We might ask ourselves how we would be reacting if Iraqi commandos landed at George W. Bush’s compound, assassinated him, and dumped his body in the Atlantic. Uncontroversially, his crimes vastly exceed bin Laden’s, and he is not a “suspect” but uncontroversially the “decider” who gave the orders to commit the “supreme international crime differing only from other war crimes in that it contains within itself the accumulated evil of the whole” (quoting the Nuremberg Tribunal) for which Nazi criminals were hanged: the hundreds of thousands of deaths, millions of refugees, destruction of much of the country, the bitter sectarian conflict that has now spread to the rest of the region.

There’s more to say about [Cuban airline bomber Orlando] Bosch, who just died peacefully in Florida, including reference to the “Bush doctrine” that societies that harbor terrorists are as guilty as the terrorists themselves and should be treated accordingly. No one seemed to notice that Bush was calling for invasion and destruction of the U.S. and murder of its criminal president.

Same with the name, Operation Geronimo. The imperial mentality is so profound, throughout western society, that no one can perceive that they are glorifying bin Laden by identifying him with courageous resistance against genocidal invaders. It’s like naming our murder weapons after victims of our crimes: Apache, Tomahawk… It’s as if the Luftwaffe were to call its fighter planes “Jew” and “Gypsy.”

There is much more to say, but even the most obvious and elementary facts should provide us with a good deal to think about.

Copyright 2011 Noam Chomsky

Noam Chomsky is Institute Professor emeritus in the MIT Department of Linguistics and Philosophy. He is the author of numerous best-selling political works. His latest books are a new edition of Power and Terror, The Essential Chomsky (edited by Anthony Arnove), a collection of his writings on politics and on language from the 1950s to the present, Gaza in Crisis, with Ilan Pappé, and Hopes and Prospects, also available as an audiobook.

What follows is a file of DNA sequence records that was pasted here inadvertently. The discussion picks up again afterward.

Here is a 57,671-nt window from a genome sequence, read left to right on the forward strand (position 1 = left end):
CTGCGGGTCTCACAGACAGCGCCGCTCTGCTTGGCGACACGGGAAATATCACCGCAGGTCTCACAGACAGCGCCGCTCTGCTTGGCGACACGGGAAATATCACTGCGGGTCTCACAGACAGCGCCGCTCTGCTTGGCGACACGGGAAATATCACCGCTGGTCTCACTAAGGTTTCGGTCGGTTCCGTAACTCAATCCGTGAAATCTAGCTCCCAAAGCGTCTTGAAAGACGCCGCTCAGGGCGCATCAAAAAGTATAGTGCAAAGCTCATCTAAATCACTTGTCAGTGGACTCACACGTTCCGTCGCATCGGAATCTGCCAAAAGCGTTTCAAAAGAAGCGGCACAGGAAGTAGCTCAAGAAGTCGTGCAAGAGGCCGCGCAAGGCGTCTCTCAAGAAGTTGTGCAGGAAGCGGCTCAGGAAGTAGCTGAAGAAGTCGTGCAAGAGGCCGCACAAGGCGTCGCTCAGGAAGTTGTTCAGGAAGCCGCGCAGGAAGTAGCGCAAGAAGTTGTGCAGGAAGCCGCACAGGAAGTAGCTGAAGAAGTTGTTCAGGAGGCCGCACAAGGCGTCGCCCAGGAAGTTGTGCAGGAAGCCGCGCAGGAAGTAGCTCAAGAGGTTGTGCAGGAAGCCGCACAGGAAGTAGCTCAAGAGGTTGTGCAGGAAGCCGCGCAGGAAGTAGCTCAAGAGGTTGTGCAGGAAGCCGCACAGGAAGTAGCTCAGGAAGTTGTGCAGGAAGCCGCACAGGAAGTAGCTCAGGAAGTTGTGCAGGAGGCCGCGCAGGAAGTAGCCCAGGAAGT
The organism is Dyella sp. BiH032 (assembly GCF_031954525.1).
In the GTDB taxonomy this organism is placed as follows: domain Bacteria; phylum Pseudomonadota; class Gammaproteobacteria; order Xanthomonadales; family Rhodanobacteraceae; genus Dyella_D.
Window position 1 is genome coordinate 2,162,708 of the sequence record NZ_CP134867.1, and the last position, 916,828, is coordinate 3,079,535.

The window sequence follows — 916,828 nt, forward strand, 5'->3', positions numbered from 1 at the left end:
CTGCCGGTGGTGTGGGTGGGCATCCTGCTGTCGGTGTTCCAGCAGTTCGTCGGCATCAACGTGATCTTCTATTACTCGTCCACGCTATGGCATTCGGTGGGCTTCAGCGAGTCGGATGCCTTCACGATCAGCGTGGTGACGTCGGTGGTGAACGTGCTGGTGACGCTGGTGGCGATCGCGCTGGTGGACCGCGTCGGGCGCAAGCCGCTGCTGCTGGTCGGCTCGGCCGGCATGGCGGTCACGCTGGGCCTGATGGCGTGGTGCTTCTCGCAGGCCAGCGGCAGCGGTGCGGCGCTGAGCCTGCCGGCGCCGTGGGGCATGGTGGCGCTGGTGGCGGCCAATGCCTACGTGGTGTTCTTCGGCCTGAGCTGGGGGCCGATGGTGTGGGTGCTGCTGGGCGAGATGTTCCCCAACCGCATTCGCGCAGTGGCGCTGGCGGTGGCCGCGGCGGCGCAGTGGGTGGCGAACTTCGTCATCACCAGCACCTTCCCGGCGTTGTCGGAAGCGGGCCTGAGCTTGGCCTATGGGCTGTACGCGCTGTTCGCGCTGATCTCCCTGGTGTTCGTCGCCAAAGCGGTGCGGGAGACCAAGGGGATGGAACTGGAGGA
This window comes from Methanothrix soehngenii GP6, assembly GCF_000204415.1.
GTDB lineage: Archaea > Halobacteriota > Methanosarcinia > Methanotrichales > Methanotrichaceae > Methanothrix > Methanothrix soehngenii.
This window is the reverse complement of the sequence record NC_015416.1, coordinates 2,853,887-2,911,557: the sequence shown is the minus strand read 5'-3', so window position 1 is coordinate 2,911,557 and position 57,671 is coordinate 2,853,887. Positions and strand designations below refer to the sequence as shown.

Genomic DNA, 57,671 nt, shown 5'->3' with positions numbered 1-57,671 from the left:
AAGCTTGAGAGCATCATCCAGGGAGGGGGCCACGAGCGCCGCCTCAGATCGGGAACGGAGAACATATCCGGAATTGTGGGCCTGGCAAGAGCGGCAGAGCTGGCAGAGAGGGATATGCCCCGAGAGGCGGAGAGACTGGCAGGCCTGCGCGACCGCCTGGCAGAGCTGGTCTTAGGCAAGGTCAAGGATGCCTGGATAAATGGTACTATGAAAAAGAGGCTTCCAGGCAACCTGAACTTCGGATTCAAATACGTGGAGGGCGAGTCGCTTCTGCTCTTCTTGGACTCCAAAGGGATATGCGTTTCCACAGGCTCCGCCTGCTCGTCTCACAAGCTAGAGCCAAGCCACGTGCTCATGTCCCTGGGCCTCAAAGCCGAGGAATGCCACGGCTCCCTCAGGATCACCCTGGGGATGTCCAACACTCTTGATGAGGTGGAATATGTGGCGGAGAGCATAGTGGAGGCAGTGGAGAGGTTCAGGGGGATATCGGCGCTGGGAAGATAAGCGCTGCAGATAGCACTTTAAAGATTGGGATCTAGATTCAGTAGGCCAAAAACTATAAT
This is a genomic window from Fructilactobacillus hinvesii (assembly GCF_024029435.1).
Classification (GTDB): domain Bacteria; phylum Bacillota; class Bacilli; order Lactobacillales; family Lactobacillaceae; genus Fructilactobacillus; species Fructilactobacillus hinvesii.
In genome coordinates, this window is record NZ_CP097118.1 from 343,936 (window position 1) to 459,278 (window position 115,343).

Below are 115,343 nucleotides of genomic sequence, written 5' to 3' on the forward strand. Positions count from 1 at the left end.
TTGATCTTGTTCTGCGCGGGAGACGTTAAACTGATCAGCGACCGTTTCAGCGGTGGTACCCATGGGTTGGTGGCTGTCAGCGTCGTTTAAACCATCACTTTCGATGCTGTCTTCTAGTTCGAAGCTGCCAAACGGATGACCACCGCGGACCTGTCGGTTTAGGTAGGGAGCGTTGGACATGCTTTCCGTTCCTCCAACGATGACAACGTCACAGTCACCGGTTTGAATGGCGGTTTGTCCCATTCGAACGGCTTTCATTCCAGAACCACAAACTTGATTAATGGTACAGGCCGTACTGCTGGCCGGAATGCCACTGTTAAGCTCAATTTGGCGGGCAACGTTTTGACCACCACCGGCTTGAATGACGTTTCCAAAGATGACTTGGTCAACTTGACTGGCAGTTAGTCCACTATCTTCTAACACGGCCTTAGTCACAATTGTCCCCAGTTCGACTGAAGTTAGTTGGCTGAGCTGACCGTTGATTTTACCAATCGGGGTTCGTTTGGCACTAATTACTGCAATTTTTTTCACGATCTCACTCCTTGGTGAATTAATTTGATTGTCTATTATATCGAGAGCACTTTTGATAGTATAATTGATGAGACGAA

To read more blog entries from Noam Chomsky click HERE . Read Guernica’s interview with Noam Chomsky here.

Sunday, May 01, 2011

Drug Laws, Prisons and the Economy

The U.S. imprisons more people per capita than any country on earth, accounting for 25 percent of the world’s prisoners, despite having just five percent of the world’s population.

America currently holds over two million in prisons with double that number under supervision of parole and probation, according to federal government figures.

Mass incarceration consumes over $50-billion annually across America – money far better spent on creating jobs and improving education.

Under federal law persons with drug convictions are permanently barred from receiving financial aid for education, food stamps, welfare and publicly funded housing.

Only drug convictions trigger these exclusions under federal law. Violent bank robbers, white-collar criminals like Wall Street scam artists who steal billions, and even murderers who’ve done their time do not face the post-release deprivations slapped on those with drug convictions on their records, including those imprisoned for simple possession, and not major drug sales.